Fans create Halle Bailey ‘Little Mermaid’ artwork for new live-action film

nilaffle

The 19-year-old singer was recently cast in the role of Ariel.

After singer Halle Bailey was announced as the new Ariel in Disney’s upcoming live-action remake of The Little Mermaid, many fans quickly got to work, creating art depicting the young actress in her new role.

https://twitter.com/nilaffle/status/1146650116020789248

https://twitter.com/NicoMyrna_/status/1146905914198437888

The casting has caused controversy since its announcement, as Bailey is a Black girl with dreadlocks, and in the original animation, Ariel was a white girl with red hair.

https://twitter.com/chloexhalle/status/1146509551497170944

But Twitter users quickly fixed that and re-drew the cartoon to show critics that though mermaids do not exist, if they did, they could also be Black girls with dreads.

https://twitter.com/EternalEien/status/1146803405270241281

Bailey is half of the singing duo Chloe x Halle and was discovered by pop icon Beyoncé. She has released music and appears on the Freeform Show Grown-ish with her older sister, Chloe.

Since her casting, a clip of the 19-year-old singing “Unforgettable” has made its way around Twitter, in hopes to further convince people that she was perfect for the role.

https://twitter.com/DumplingSays/status/1146996423784685568

But still, some people were less than impressed, and #notmyAriel began to trend, pointing to the fact that the color of Bailey’s skin should have been a factor in the casting.

“I am sorry but Disney you went to far seriously… If a White or Latino played Mulan or Pocahontas it would have the same reactions periot so stop pulling the race card and Disney get your shit together ! #NotMyAriel,” said @ SHAKITINILOCA

https://twitter.com/SHAKITINILOCA/status/1147146743693418507

“Now those same ones want to tell me I’m racist cause I want a similar Ariel to the cartoon? Sick,” said @alekzya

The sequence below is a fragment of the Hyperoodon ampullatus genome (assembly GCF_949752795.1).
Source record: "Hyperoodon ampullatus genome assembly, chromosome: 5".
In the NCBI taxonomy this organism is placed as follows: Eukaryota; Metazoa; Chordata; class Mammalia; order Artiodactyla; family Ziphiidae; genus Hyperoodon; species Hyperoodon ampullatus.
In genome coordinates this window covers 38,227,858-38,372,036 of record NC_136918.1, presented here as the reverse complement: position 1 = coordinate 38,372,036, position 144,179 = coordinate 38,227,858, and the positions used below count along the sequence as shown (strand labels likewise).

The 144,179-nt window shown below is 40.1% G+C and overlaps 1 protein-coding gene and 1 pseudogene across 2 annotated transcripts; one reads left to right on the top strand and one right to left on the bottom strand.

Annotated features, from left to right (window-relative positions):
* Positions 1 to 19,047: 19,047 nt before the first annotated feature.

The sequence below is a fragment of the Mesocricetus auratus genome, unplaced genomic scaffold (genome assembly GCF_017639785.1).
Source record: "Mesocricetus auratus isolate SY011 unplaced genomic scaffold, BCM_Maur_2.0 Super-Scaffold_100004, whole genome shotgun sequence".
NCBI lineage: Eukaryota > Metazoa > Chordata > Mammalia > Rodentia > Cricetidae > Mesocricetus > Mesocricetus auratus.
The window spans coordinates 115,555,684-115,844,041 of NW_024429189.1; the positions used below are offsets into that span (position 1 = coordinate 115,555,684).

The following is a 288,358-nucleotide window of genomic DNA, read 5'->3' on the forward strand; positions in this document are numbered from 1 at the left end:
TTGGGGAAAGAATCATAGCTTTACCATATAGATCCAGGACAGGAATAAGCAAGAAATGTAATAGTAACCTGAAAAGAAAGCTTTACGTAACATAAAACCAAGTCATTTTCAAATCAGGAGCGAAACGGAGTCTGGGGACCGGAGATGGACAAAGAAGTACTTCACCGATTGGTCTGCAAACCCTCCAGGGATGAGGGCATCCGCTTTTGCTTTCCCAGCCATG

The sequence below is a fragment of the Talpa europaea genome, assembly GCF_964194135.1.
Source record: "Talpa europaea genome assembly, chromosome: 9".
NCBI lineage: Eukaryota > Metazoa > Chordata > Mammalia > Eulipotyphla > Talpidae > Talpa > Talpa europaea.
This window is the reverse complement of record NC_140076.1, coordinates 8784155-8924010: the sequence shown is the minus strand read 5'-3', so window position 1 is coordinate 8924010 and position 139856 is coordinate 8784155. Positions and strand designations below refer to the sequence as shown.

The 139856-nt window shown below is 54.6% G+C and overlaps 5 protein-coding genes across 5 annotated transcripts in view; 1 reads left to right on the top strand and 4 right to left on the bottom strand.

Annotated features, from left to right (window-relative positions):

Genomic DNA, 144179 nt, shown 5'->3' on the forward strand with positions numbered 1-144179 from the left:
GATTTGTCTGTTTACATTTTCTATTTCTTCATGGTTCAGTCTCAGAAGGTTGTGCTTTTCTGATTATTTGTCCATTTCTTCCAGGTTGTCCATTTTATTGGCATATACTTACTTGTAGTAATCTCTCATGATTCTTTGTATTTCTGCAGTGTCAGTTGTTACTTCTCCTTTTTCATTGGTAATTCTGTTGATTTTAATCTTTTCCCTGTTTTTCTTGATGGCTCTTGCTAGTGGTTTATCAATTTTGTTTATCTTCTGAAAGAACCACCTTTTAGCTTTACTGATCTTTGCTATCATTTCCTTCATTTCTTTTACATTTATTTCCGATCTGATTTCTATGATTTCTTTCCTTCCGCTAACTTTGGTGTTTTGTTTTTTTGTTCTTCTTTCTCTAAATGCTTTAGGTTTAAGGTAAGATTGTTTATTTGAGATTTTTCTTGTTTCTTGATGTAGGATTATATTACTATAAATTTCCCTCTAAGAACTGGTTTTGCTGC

“Disney, please stop,” said @galazzydragon

However, most people seemed in favor of her receiving the role, and Bailey has received massive support from celebrities and fans alike.

Because, as one user pointed out, unlike the Disney Princess Tiana, whose race was central to her story of being a Black woman trying to open up a restaurant in a jazz-era New Orleans, race is not central to Ariel’s story. Ariel is a mermaid, a fictional character, whose only casting requirements were to be able to sing and have red hair.

“This is ridiculous and grossly inaccurate casting. Ariel has a fish bottom half, Halle Bailey has two functioning legs I have literally seen her walking. How are you going to give a fish bottom role to someone who can literally fucking walk around,” tweeted @ Helllvetika

“The actress cast as Ariel can sing, act, dance, and is beautiful. But racists (yes, that extreme irritation you feel is racism) are like MeRmAIds CaN’T Be bLacK! Well, crabs can’t talk so we’re all stretching here. Shut up,” said @LRGiles

“White people complaining they cast a black girl as Ariel: Disney created 49 films from 1937-2009 before delivering their first black princess with Tiana. Black girls watched an entire catalog NEVER seeing themselves. For 70 years. You spoiled, racist brats,” tweeted author @ HillaryMonahan.

“Our Ariel @chloexhalle PERFECT choice. congratssss Halle my love,” tweeted singer-actress Janelle Monáe.

https://twitter.com/JanelleMonae/status/1146590833166245888

“My daughters generation little mermaid is BLACK WITH LOCS!!!!!!!! WHAT A TIME TO BE ALIVE!!,” said singer Kehlani.

https://twitter.com/Kehlani/status/1146797227441938432

In regards to the casting decision, director Rob Marshall in a statement:

“After an extensive search, it was abundantly clear that Halle possesses that rare combination of spirit, heart, youth, innocence, and substance — plus a glorious singing voice — all intrinsic qualities necessary to play this iconic role.”

Bailey joins singer Brandy as being the only two live-action Black princesses’ in Disney history.

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Dominic-Madori Davis

Dominic-Madori Davis

Dominic-Madori Davis is a recent graduate of the University of Southern California. She covers the internet, politics, and social issues.